Reducing quantization "warble"

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antonriehl
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Reducing quantization "warble"

Post by antonriehl » Tue Mar 09, 2021 1:25 pm

I love using my uTune, and it's one of the modules in 3/4 of the patches I make, but sometimes I get this "warble" (I don't know a better word) where the incoming CV seems to be close enough to two different notes, or fluctuates enough, that it trills between two different notes. I'm curious if people have ways to reduce this effect, or if there are other ways to stabilize CV going to the input? I have heard it happen on other systems before, but I feel like I hear it more in my system than in other people's.

Just for some background, I have 1 expander, and am running the current version of the firmware. I will typically take a random source, and run it through an attenuator/verter, usually with an offset of some kind (it has been A*B+C lately), and then into uTune.

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Re: Reducing quantization "warble"

Post by tubbutec » Wed Mar 10, 2021 8:18 am

Hi, I can not tell you of course if your amount of warble is typical or not. It is always introduces by a fluctuating CV. µTune actually uses hysteresis around the quantisation steps to reduce warble but of course there is a limit to this. As soon as the fluctuations are in the range of half a semitone you will hear them.

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Re: Reducing quantization "warble"

Post by BananaPlug » Wed Mar 10, 2021 9:11 am

To allow the settling time you can put a short gate delay ahead of the envelope generator's trigger. This may lead you to other complications depending on how precise your timing must be and whether you can shift it in post-production.
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Re: Reducing quantization "warble"

Post by tubbutec » Wed Mar 10, 2021 11:13 am

Such a trigger delay is built into µTune ! When using triggered or gated quantization it is active and you can adjust its length as well

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Re: Reducing quantization "warble"

Post by antonriehl » Wed Mar 10, 2021 5:46 pm

Thanks, your replies all make sense, and I knew there wouldn't be a "simple" answer to address this. Just thought I'd see if there were any other tricks. It's one of those things that is so strange because sometimes it happens a lot, and other times you don't even notice it. I think it is probably something I can overcome more with practice, and timing gates/clocks.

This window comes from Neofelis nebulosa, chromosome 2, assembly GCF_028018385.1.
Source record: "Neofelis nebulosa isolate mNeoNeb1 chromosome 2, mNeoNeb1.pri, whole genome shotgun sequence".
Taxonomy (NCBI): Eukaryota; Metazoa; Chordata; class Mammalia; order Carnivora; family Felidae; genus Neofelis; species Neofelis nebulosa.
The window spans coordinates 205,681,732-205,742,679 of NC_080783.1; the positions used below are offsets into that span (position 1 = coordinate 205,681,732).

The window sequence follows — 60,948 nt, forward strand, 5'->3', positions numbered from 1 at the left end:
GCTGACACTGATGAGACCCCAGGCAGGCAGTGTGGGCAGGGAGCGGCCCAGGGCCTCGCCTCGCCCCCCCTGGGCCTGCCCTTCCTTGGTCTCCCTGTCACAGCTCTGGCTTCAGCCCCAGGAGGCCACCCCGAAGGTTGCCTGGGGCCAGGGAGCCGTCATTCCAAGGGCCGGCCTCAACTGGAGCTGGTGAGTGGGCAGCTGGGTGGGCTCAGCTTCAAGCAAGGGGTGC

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Re: Reducing quantization "warble"

Post by tubbutec » Thu Mar 11, 2021 7:52 am

Depending on your CV sources and how stable they react to power supply fluctuations, it might be your power supply.

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antonriehl
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Re: Reducing quantization "warble"

Post by antonriehl » Thu Mar 11, 2021 9:21 am

It seems to happen regardless of what cv source I’m using, but I haven’t done a lot of specific tests to see. It does seem to happen more at higher voltages than at lower ones. But, that is currently purely anecdotal.

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Re: Reducing quantization "warble"

Post by acidbob » Thu Mar 11, 2021 9:24 am

Do you have a scope available?

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antonriehl
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Re: Reducing quantization "warble"

Post by antonriehl » Thu Mar 11, 2021 9:26 am

I do not at the moment. (Although I could use the one in VCV rack… so kinda?)

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Re: Reducing quantization "warble"

Post by Jazzman » Sat Mar 13, 2021 1:39 am

tubbutec wrote:
Wed Mar 10, 2021 8:18 am
Hi, I can not tell you of course if your amount of warble is typical or not. It is always introduces by a fluctuating CV. µTune actually uses As soon as the fluctuations are in the range of half a semitone you will hear them.
can you recommend where I might learn more about using "hysteresis around the quantisation steps to reduce warble"?

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Re: Reducing quantization "warble"

Post by tubbutec » Mon Mar 15, 2021 6:36 am

There is nothing you can change about the hysteresis, it is built into µTune's input algorythm.
But if you do want to know:
It is explained here:
https://electronics.stackexchange.com/q ... hysteresis
Only difference in µTune is, that you have multiple hysteresis bands, one for each possible input voltage. So if you have a scaling of 12notes / V at the input, µTune will use 12 bands / V

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